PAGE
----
Who are the fastest NFL players in track’s 100m?

Bob Hayes
Getty Images

When DK Metcalf lines up to race the 100m against some of the U.S.’ best sprinters on Sunday, he will also compete against history — a long line of football speedsters to excel in track (most of whom did so before entering the NFL).

Here’s a list of the fastest wind-legal 100m times from men who played in an NFL regular season game (statistics via World Athletics, Tilastopaja.org and Pro Football Reference):

1. Jim Hines — 9.95 (1968)
The 1968 Olympic 100m gold medalist was the first man to break 10 seconds with electronic timing and remains the only NFL player to do so. Hines was a sixth-round pick in the 1968 NFL Draft by the Miami Dolphins. He joined the team after the Mexico City Games, was given the number 99 and later an unfortunate nickname for a wide receiver — “Oops.” He played in 10 games between 1969 and 1970 for the Dolphins and Kansas City Chiefs.

2. Trindon Holliday — 10.00 (2009)
The 5-foot-5 return specialist placed second in the 2007 USATF Outdoor Championships behind Tyson Gay, but passed on a world championships spot to focus on football. He was eliminated in the 2008 Olympic Trials semifinals, was drafted in 2010 in the sixth round by the Houston Texans, then played among five teams in the regular season from 2011-14.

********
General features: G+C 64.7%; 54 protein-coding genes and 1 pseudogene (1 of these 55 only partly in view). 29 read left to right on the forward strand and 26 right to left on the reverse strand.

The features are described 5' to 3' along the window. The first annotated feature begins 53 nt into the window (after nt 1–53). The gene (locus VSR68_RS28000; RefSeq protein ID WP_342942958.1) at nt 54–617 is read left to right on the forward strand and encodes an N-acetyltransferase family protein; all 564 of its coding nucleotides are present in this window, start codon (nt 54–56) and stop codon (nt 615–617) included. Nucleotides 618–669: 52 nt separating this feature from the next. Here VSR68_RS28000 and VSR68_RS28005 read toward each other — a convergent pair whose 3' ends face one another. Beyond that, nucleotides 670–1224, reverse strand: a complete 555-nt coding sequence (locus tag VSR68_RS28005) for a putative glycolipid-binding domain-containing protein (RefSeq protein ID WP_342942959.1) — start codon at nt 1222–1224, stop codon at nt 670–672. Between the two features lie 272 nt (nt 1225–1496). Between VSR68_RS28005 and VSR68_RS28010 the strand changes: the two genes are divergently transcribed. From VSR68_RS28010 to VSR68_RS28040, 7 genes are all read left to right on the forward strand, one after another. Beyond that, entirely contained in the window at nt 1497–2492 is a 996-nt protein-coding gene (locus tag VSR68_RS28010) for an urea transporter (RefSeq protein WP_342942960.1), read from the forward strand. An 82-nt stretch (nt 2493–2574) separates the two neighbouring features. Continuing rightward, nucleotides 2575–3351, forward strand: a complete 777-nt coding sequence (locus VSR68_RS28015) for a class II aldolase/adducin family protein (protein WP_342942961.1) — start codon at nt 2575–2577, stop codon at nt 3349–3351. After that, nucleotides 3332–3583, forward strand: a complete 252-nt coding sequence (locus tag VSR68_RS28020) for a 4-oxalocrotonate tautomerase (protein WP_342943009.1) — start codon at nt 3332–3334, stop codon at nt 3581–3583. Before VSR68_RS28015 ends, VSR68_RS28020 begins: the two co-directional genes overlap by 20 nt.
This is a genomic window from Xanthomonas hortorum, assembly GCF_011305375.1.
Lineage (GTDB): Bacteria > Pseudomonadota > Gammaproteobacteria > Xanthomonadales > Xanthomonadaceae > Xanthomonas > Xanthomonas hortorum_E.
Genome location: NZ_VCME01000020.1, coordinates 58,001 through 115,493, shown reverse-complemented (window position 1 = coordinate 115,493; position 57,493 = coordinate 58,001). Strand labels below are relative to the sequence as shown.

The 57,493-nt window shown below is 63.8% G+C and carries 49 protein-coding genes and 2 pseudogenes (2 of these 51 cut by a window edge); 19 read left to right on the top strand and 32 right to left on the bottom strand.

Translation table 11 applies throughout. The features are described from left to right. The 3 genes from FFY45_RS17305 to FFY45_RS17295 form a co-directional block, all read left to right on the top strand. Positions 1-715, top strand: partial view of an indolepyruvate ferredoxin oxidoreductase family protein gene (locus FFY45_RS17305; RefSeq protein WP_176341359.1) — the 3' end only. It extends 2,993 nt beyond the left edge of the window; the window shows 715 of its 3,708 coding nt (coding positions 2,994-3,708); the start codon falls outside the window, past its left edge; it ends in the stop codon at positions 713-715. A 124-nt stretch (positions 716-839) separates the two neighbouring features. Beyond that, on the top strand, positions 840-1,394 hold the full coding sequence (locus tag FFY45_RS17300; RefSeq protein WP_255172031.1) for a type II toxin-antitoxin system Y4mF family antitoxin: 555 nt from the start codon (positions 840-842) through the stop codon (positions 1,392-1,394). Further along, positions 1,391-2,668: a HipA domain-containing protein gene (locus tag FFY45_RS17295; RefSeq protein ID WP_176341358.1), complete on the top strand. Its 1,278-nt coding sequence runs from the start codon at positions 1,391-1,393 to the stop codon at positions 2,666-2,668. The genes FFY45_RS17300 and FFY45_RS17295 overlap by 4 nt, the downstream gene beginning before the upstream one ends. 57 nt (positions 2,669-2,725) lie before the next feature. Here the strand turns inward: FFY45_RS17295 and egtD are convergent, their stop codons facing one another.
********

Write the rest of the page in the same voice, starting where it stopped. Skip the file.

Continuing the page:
(All-Pro Raiders wide receiver Cliff Branch ran a recorded 10.0 at the 1972 NCAA Championships, which was presumably hand timed and is not counted by World Athletics.)

3/4. Jeff Demps/Jacoby Ford — 10.01 (2008/2009)
Demps is the lone active sprinter on this list. His best time came at the 2008 Olympic Trials, counting as the national high school record though it came the summer after the end of his prep career. He later won a national football title at the University of Florida, was part of the 4x100m relay at the 2012 Olympics and played in two NFL games as a return specialist in 2013.

Ford is better known for his days as a Raiders wide receiver (57 receptions from 2010-13), but he clocked 10.01 while a Clemson sprinter in 2009. As Jesse Squire noted, an argument can be made that Ford is the fastest man who played significantly in the NFL.

5/6. Bob Hayes/Ron Brown — 10.06 (1964/1983)